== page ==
The Bloomberg administration has aggressively expanded New York City's
bicycle infrastructure, creating hundreds of miles of bicycle lanes and
encouraging residents to try out the cleaner, often speedier mode of transport.
On Thursday, the city said that the number of regular
city bicycle riders increased by 8 percent this year, extending a decade-long trend that has nearly quadrupled the number of
regular cyclists since 2001, according to the city's Department of
Clicker-carrying counters hired by the city ticked off the number of cyclists
at six locations: the Manhattan side of the four East River bridges, the
Hudson River Greenway at West 50th Street, and the Whitehall Terminal
of the Staten Island Ferry in Lower Manhattan. The counts are taken 10
times a year, on weekdays between 7 a.m. and 7 p.m.
In the context of a city of eight million residents, the numbers are small:
on average, the city recorded 18,846 cyclists a day this year at those
six locations, up from 17,491 riders in 2010.
But in 2001, that figure was under 5,000. In 2007, it was about 9,300.
A few critics, including some bicycling advocates,
have expressed concerns about the city's figures, saying they are difficult to extrapolate for the city as a whole.
John Pucher, a professor of planning at Rutgers University who is a fierce advocate
of bicycle- and pedestrian-friendly cities, said he believed bicycling
was on the rise, but that the city's survey overstated the size of
"New York City D.O.T. is only picking those spots where bike commuting
is increasing the most," he said, and leaving out the Bronx and eastern
parts of Brooklyn and Queens. "I happen to agree with their policies,"
he added, "but their numbers are not representative of the city as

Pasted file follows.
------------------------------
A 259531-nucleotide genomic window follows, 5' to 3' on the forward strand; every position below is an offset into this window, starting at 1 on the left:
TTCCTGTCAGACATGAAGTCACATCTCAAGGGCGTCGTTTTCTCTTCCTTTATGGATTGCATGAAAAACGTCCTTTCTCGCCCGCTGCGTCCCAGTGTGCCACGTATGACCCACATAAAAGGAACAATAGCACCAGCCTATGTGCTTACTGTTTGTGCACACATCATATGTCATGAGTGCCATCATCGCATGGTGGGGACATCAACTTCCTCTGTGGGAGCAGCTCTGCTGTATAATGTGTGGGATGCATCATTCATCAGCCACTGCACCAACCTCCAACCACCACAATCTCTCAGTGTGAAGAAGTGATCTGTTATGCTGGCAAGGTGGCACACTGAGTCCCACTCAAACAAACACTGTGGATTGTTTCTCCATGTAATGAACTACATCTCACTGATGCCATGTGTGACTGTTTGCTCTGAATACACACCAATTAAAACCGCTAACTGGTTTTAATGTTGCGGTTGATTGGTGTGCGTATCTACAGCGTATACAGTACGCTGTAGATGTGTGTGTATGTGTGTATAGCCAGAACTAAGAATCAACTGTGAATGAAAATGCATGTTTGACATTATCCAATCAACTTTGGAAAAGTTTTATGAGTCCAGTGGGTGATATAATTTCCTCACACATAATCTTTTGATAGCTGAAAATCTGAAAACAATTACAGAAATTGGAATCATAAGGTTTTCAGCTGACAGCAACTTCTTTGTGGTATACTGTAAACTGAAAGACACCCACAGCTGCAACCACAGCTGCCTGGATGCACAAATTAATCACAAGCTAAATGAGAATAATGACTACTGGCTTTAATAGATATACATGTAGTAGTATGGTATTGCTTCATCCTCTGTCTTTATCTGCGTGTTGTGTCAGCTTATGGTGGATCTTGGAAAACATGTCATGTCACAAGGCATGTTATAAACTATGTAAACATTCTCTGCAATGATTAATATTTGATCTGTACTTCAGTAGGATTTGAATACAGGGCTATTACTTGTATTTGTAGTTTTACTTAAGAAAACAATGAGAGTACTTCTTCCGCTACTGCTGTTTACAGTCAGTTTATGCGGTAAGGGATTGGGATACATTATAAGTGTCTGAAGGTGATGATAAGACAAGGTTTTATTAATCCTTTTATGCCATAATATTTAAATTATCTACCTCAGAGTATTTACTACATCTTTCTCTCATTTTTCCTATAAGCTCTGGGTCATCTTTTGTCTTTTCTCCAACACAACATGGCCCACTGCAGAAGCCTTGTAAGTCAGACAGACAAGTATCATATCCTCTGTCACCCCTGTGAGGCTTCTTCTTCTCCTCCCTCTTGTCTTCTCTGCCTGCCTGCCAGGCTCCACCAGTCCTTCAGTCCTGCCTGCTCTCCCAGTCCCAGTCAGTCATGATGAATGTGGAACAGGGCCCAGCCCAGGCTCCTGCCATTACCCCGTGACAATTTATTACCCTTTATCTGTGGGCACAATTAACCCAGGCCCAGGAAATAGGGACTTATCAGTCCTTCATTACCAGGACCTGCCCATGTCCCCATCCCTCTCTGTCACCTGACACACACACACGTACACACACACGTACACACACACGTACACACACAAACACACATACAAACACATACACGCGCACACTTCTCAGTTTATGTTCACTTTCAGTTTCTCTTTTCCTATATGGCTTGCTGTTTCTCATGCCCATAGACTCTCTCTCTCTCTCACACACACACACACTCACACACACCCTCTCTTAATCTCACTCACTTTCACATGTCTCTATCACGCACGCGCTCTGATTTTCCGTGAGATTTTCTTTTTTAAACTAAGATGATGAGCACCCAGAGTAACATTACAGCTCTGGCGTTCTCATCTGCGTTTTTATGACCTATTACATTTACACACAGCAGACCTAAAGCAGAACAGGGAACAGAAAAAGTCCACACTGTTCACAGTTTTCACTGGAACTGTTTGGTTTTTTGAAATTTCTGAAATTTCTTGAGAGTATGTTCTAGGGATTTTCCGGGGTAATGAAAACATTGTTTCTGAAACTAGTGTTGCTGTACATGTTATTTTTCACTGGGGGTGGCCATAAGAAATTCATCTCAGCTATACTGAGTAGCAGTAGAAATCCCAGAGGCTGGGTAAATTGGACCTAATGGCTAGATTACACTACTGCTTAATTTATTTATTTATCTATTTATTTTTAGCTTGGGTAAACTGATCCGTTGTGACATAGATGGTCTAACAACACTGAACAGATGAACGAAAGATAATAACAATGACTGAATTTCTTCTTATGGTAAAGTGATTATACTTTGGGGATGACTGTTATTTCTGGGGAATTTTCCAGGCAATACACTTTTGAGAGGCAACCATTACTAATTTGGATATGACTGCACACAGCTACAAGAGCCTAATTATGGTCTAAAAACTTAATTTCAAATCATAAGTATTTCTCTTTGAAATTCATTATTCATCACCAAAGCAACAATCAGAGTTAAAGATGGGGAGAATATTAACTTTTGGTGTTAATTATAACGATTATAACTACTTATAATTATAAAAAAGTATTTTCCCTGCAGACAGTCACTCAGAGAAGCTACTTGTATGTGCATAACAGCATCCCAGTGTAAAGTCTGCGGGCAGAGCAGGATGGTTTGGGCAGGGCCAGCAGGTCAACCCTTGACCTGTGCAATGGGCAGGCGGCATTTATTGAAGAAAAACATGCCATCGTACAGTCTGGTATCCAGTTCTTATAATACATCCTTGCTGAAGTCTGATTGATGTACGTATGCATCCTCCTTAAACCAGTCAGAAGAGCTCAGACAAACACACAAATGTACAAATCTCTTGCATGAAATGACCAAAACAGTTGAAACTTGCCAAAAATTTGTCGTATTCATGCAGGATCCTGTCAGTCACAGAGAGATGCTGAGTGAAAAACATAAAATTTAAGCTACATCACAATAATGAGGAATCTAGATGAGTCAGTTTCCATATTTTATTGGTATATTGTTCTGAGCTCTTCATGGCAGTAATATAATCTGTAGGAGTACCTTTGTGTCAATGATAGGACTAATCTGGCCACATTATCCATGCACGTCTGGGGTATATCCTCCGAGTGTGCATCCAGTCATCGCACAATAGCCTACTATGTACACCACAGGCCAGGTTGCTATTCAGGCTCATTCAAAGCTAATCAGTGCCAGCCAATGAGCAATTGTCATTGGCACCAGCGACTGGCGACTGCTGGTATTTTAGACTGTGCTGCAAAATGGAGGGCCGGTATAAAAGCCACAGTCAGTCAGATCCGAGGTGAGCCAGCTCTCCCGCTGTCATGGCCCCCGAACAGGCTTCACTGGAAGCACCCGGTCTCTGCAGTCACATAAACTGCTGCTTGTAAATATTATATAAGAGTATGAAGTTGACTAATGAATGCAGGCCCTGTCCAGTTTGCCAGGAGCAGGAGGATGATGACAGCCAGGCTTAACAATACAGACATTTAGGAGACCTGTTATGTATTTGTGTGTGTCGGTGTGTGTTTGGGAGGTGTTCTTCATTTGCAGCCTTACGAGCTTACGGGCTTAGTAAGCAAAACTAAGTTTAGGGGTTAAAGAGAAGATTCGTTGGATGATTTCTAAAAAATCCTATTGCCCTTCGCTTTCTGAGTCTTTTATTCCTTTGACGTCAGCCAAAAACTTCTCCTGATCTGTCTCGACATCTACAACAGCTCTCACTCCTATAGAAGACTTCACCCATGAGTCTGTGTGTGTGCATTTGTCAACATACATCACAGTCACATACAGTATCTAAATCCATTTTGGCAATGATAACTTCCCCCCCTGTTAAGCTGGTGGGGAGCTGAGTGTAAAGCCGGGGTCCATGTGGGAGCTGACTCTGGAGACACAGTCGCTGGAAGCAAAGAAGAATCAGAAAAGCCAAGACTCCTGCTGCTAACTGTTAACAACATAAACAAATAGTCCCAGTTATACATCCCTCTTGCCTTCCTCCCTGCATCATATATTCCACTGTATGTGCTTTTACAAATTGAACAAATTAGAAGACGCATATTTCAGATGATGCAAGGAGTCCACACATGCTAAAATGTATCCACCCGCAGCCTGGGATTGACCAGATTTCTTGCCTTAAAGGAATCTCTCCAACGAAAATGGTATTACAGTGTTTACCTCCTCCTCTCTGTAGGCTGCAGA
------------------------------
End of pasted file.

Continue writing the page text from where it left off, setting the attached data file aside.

The Transportation Department, in its official report on Thursday, took
pains to say the counts represented trends in cycling habits, but were
not an estimate of the total number of cyclists in New York.
A survey by the Department of Health and Mental Hygiene found that about
500,000 city residents ride a bicycle a few times a month, if not regularly.
Cycling appeared to be most popular in August, according to a month-by-month
breakdown of the city's data. (The full report is
available as a PDF.) The bike path along the Hudson River attracted the most bicyclists of
the six sites, and more riders were recorded at the Manhattan and Williamsburg
Bridges than at the Brooklyn and Queensboro Bridges.
The expansion of bike lanes has coincided with a drop in pedestrian fatalities,
and the city said bicycling-related injuries and deaths have not risen
despite the growth in ridership.
Janette Sadik-Khan, the transportation commissioner, said in a statement
that the city's streets must "keep pace with new demands,"
and she announced that her department would install 175 new hoop-shaped
bike racks, made of ductile iron, across four boroughs, using
the stumps of decommissioned, decapitated parking meters. The city has solicited vendors to manufacture an additional 6,000 racks,
which could be on the way soon.
Daniel Flanzig, Esq.
Flanzig and Flanzig LLP
323 Willis Avenue
PO Box 669
Mineola, New York 11501-0669